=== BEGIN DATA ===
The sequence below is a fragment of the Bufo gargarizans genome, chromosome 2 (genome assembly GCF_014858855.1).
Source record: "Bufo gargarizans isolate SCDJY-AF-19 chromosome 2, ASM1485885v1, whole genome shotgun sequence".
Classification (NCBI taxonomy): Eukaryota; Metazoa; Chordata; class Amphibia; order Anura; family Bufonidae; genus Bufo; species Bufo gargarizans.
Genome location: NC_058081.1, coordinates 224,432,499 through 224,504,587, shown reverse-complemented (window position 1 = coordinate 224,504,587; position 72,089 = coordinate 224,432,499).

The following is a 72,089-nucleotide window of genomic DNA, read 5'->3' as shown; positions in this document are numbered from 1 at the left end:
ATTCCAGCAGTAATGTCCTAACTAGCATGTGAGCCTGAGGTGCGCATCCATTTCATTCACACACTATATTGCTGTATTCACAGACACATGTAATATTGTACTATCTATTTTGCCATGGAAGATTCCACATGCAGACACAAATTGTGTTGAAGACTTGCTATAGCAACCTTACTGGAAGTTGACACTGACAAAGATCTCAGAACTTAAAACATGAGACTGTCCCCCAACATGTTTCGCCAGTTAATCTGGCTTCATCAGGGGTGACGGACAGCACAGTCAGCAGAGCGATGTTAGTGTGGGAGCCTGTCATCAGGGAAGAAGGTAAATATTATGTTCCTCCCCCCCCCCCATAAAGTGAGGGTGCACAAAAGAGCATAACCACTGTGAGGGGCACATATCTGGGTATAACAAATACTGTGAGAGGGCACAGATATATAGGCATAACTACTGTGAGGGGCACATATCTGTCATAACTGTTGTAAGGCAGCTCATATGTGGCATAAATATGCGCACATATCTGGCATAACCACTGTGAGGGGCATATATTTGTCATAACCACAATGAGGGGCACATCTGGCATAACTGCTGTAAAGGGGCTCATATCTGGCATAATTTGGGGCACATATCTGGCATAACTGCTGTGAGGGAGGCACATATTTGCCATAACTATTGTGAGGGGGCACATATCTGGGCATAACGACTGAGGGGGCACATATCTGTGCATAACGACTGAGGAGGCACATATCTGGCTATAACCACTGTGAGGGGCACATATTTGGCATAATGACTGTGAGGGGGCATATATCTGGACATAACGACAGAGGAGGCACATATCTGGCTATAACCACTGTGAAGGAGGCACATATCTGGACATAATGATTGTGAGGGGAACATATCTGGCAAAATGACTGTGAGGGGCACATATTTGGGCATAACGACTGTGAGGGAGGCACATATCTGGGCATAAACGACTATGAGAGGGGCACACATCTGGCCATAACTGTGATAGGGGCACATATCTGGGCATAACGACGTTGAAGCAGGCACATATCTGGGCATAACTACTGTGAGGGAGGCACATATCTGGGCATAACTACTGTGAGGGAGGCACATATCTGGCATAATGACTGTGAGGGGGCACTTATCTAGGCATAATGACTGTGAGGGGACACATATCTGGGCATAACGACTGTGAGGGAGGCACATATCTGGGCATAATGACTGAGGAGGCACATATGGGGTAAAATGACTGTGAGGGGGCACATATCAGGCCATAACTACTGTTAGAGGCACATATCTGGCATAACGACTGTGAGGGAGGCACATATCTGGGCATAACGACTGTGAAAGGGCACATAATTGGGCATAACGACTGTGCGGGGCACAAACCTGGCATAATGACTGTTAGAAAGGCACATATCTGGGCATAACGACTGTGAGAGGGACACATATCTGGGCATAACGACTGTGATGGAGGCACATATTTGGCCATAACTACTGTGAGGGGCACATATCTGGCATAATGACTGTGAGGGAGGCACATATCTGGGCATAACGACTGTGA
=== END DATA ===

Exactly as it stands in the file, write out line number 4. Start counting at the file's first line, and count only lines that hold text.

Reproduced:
Genome location: NC_058081.1, coordinates 224,432,499 through 224,504,587, shown reverse-complemented (window position 1 = coordinate 224,504,587; position 72,089 = coordinate 224,432,499).